Thirty years ago today, a 15 year old girl died giving birth alone in a grotto beneath a statue to the Virgin Mary. The scandal shocked conservative Ireland and cast light on a darker side of Ireland. An Ireland where to be unmarried and pregnant was a deep shame to be kept hidden. An Ireland where girls were forced to keep children they didn’t want and couldn’t raise. An Ireland where the judgement of the Church was to be feared. An Ireland where narrow minded dogma was held above the suffering of women. An Ireland where Mary was no protection for many girls abandoned and neglected by society.
We know little about poor Ann Lovett and the horrors she went through on the 31st of January 1984. Her death was met with silence from her friends and neighbours in her town of Granard. Granard, County Longford is a typical small Irish town, dominated by a large church and the grotto is one thousands that litter rural Ireland. Nobody claimed to know anything about her, no one claimed they knew she was pregnant. Perhaps she was really good at hiding or perhaps people want to keep silent about the shame Ann had to hide from. This was an Ireland that would rather cover up an out of wedlock pregnancy than to openly deal with it. It has never been revealed who the father was. There is so little we know about Ann and what she went through as she spent hours in labour, painfully giving birth all alone with nothing more than a household pair of scissors.
She must have suffered so much.
She must have been so scared.
She must have been so alone.
Ireland was a different place back then. Contraceptive was still restricted to married couples only. The Church still censored books about sex and sexuality. Sexual issues were things to be covered up in guilt and shame rather than discussed. Unmarried mothers were treated poorly, their children seen as “illegitimate” and born in sin. Some were even sent to the Magdalene Laundries where they were stripped of their identities and dignity and forced into unpaid work. Their children could be sent to industrial schools where they were treated with incredible cruelty and sadistic beatings and unspeakable abuse.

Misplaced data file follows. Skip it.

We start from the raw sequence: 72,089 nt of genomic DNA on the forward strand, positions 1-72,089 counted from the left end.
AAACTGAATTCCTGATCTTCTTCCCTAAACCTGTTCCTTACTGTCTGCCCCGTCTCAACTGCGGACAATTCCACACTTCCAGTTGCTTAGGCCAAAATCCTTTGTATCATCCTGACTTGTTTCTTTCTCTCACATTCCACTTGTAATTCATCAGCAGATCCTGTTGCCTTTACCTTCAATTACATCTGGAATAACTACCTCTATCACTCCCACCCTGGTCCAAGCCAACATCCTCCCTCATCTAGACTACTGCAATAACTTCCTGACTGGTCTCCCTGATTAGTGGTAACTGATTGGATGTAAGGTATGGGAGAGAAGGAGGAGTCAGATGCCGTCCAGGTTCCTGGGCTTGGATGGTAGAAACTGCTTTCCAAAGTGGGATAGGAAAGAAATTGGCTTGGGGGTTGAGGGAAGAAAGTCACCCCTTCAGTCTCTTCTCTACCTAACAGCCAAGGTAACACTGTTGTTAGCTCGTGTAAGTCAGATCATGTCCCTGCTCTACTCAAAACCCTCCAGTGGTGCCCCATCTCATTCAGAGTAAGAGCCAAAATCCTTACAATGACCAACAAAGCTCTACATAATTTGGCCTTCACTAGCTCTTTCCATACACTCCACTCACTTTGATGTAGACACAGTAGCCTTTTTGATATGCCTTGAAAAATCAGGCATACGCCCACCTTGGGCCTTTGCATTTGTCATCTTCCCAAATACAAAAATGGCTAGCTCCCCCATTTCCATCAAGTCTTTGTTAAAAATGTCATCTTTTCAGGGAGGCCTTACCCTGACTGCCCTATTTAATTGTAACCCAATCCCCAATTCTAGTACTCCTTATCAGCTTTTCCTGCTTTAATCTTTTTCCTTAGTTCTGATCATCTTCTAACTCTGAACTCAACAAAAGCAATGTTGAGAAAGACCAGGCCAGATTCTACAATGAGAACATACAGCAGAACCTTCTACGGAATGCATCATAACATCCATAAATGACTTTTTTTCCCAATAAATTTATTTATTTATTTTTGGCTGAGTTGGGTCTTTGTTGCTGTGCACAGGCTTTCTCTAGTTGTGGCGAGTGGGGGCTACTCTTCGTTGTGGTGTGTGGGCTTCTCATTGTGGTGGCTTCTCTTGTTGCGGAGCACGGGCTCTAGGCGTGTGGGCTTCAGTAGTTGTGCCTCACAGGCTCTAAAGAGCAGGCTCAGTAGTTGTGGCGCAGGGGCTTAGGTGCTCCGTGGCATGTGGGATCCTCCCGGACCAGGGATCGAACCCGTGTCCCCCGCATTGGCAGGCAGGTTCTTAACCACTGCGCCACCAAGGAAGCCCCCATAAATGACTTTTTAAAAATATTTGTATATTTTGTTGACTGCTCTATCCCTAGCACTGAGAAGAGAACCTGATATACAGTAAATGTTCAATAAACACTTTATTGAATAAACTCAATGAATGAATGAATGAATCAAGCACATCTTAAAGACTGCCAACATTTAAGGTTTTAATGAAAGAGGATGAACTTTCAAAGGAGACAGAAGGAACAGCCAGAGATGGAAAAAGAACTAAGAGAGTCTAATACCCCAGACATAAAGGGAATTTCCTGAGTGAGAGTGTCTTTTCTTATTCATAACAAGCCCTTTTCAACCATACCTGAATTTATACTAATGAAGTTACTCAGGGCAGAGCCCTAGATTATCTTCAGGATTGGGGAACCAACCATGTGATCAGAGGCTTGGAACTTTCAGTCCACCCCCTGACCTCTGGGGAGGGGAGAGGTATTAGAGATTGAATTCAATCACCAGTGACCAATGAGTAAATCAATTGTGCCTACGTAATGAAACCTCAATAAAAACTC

Only four months before Ann died, a constitutional referendum was passed declaring that the “unborn child” had a right to life and all abortions were forbidden. Thousands of girls like Ann had their options taken away from them. As long as they were in Ireland, they had no choice. I wonder how she reacted to the shrill propaganda of the anti-abortion side? Was she terrified into keeping a child she couldn’t raise for fear she would otherwise be a baby murderer? Did the threats of God’s wrath upon those who went against Church teaching frighten this child herself, from seeking out help and taking control of her body? We will never know.
I wonder if she prayed to the statue above her. I wonder if she cried for help. Like all Catholics, she would have been told that in times of trouble Our Lady would help us. She would have been told, as we all were, that God was good, that he loved us and would save us. We have all been told the power of prayer, the miracles that can happen, the guardian angels that keep us safe. Yet when a dying girl was in true need, no help came. What desperate mental gymnastics must be made to defend a God that will leave a girl to die alone on a hill? What good is a God who won’t save the vulnerable? Maybe Ann’s prayers, like all of ours, are unanswered because there is no one at the other end. Perhaps we are praying and building statues to figments of our imagination that disappear like a mirage when we go to lean on them. Maybe in times of trouble we should go to hospitals instead of churches and not waste our time praying to a God that cannot hear us because he isn’t there.
Ann Lovett’s story is important not just for who she was, but what she represented. She put a human face on the suffering and repression forced onto thousands of women by the Church and an oppressive narrow minded society. There were many more women forced to keep children they didn’t want, forced to cover up the kind of sexuality deemed immoral and made to feel guilty for sinful sexual issues (which was all of them). The past is not something to be romanticised and the Church is not a place of love but rather a cold, wet, lonely hillside where a poor girl was left to die.
Update: After Ann’s death, people wrote numerous letters detailing similar experiences they had. Here is a compilation of some of these letters which tell a heart rendering story.